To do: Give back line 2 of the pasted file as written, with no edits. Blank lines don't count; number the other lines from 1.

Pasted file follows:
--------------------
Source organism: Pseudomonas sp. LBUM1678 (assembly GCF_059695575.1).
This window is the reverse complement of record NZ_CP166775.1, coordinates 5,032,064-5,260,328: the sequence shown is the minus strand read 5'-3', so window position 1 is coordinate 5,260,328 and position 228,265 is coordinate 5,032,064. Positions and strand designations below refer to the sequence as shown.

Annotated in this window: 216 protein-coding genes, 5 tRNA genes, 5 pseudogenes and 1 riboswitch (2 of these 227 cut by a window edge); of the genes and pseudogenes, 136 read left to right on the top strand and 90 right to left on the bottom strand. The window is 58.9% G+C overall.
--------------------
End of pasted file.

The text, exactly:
This window is the reverse complement of record NZ_CP166775.1, coordinates 5,032,064-5,260,328: the sequence shown is the minus strand read 5'-3', so window position 1 is coordinate 5,260,328 and position 228,265 is coordinate 5,032,064. Positions and strand designations below refer to the sequence as shown.